In the Ballet Tucson studio, the young choreographer tried out multiple solutions. She had five dancers trace out parallel lines by leaping all in one direction. She fractured the line and split the dancers into two groups moving in opposite directions. And she had them trace out arcs across the floor before breaking through intersecting lines.
"I don't want an actual jump," she called out to the dancers as they sautéd and pliéd to an exhilarating J.S. Bach concerto for violin and strings. "Go up on two, and dig the toe into the ground. Go piqué. Fouetté. Step back." She paused. "Let's work out the walking pattern."
Normally, Jalbert, just 23, is a dancer with the company, but she was relishing the chance to try choreography. She's one of seven troupe members who will debut their original dances at the Temple of Music and Art at this Saturday's concert, ROCS III: Roots of Choreography Showcase--Dances From the Heart. The Valentine's Day show will conclude with a candlelight reception dripping with champagne and chocolate.
"I danced with Alabama Ballet for three seasons, and they used to do a show like this," Jalbert said, once she'd closed off the circle and dismissed her dancers. "But only senior members could do it. It's great that in this show, anyone can."
Now in its third year, ROCS is the brainchild of executive director Jeffrey Graham Hughes. "I developed the concept in Ohio"--when he was artistic director of Ohio Ballet--"and transferred it to Tucson," he explained. "It's career development for the dancers. They choreograph on each other. It's very valuable."
And for the audience, he added, "It's a great opportunity to see brand-new, fresh dancing from young people at the start of their career."
The dancers who opted to metamorphose into choreographers were given certain limits. They had to make their pieces short, between three and eight minutes long; they couldn't use more than eight dancers; and they had to set their pieces to classical music.
"The assignment was to work with established classical music: Bach, Rachmaninov, Vivaldi and so on," Hughes said. "We thought it would be good to challenge them with classical music, to make them use music they wouldn't really do on their own." The musical education will serve them in good stead, he added, if they ever get choreographic commissions down the road.
Jalbert also participated last year; the rules then allowed choreographers to choose any music they wanted. But she liked the discipline imposed this time around. "To be a well-rounded dancer, you need to know classical music," she said. Interestingly, she and two others all chose the same piece, and she had to switch to the Bach concerto, which has the virtue of being eminently danceable.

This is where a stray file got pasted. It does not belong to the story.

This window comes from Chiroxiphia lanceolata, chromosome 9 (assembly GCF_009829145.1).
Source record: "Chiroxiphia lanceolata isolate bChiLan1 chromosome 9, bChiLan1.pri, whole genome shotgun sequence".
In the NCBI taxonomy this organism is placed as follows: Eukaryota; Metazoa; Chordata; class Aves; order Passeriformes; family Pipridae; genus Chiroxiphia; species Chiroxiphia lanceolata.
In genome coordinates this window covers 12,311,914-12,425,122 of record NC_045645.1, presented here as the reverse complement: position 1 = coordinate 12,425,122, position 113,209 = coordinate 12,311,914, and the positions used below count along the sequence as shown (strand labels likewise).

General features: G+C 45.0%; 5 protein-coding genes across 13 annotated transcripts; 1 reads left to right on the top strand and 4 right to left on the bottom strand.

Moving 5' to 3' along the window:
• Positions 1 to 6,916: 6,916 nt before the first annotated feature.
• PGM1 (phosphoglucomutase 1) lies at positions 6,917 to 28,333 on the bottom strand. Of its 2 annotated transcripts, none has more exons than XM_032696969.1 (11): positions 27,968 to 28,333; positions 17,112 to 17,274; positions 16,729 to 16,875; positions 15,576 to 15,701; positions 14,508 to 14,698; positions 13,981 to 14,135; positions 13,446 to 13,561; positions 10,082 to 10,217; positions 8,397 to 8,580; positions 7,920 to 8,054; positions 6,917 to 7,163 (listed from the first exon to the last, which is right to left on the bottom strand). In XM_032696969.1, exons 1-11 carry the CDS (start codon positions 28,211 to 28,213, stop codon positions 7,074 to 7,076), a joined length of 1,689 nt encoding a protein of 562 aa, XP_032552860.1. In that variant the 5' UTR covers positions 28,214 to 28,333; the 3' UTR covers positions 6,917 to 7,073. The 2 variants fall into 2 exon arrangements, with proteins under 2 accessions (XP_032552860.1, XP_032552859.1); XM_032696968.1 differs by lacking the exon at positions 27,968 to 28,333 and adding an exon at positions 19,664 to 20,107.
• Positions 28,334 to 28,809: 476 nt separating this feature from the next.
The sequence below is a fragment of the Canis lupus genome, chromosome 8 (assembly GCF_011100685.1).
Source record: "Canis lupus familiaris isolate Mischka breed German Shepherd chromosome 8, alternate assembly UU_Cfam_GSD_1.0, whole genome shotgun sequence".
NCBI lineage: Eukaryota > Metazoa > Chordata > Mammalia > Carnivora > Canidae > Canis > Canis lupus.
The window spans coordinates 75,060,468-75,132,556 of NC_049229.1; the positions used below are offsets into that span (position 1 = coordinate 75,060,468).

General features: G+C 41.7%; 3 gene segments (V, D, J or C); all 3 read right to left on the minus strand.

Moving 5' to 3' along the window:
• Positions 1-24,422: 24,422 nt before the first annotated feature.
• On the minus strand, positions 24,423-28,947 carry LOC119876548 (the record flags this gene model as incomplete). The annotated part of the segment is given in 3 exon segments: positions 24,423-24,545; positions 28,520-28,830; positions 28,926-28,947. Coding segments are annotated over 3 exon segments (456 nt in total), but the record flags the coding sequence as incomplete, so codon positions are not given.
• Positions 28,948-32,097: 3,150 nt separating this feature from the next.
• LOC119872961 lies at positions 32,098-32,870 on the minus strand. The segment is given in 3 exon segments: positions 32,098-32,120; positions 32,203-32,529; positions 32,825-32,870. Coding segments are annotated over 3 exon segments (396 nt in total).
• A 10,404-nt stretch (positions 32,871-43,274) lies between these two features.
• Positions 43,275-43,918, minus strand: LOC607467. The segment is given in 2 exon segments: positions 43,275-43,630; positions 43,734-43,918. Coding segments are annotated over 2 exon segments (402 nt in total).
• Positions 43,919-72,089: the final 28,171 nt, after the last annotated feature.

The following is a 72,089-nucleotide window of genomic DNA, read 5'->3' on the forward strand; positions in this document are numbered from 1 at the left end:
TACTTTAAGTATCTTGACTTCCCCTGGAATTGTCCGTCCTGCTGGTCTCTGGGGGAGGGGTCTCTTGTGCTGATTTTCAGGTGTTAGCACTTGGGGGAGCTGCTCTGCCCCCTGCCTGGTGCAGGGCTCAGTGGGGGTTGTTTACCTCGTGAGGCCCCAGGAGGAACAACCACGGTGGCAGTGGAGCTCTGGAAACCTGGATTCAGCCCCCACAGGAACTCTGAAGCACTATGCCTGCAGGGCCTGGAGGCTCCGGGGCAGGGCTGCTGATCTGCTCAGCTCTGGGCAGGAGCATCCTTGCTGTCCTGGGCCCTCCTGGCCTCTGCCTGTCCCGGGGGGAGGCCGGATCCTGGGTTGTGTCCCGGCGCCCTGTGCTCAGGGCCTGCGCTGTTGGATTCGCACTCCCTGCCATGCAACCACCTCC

Like Jalbert's eight-minute ballet, most of the 13 works on the program are "classically based," Hughes said. Modern dance gets most of the attention for new choreography nowadays, he said, and ballet ought to keep pace. "It's important to develop our field, to keep the ballet part of the dance world fresh."
Just to keep things interesting, local modern troupe Thom Lewis Dance will stop by to dance a raucous contemporary piece. Amy Barr-Holm, a Lewis dancer, will contribute her "Standing Water," a trio to music by the not-at-all classical Radiohead. The choreography is not exactly classical, either.
"They take a big piece of plastic, throw water on it, and then slide around," Lewis explained. "It's four minutes long." Lewis added that his troupe, which just started up last year, was "honored to have been invited."
Ballet Tucson wanted Thom Lewis Dance for the variety. "It's a nice opportunity to reach out in our community and give visibility to another organization. All our choreographers are ballet-based with broad training."
All 18 Ballet Tucson members will dance in the show, which also features a guest appearance by Pacific Northwest Ballet apprentice dancer Margaret Mullin, a former company member who grew up in Tucson and trained at the troupe's Ballet Arts school. Mullin will bring along PNB dancer Andrew Bartee to partner in a classical pas de deux. Ashley Bowman, another former Ballet Tucson dancer now studying for her MFA at the UA School of Dance, contributes a work, as do several advanced students in the troupe's school.
The short works vary, going back and forth from solos to pas de deux to multiple-dancer works. Jalbert set herself the difficult problem of moving five bodies across the stage, she said, in part to avoid the even harder task of working with coupled partners. "I'm more comfortable choreographing on single people than on a couple," she said. "For a couple, there are a lot of logistical things."
One studio over, the company's husband-and-wife stars, Daniel Precup and Jenna Johnson, were working out those logistical problems in their own couples dance. Precup gets choreography credit for the romantic pas de deux, set to an aria from the opera Rusalka by Dvorák. A woman with a lush soprano sang in Czech as the muscled pair sweated and worked, repeating jetés and battements.
The dancers spoke softly to one another in a mixture of Romanian and English. (Johnson, an American, met Precup in Romania when she went to his native country to dance.) They were working on a difficult leap. The ballerina was to jump backward into the danseur's waiting arms, and then he was to raise her over his head. They missed a couple of times. "Jump up," Precup urged. And then she did, soaring so high into space that her hand almost hit the studio ceiling.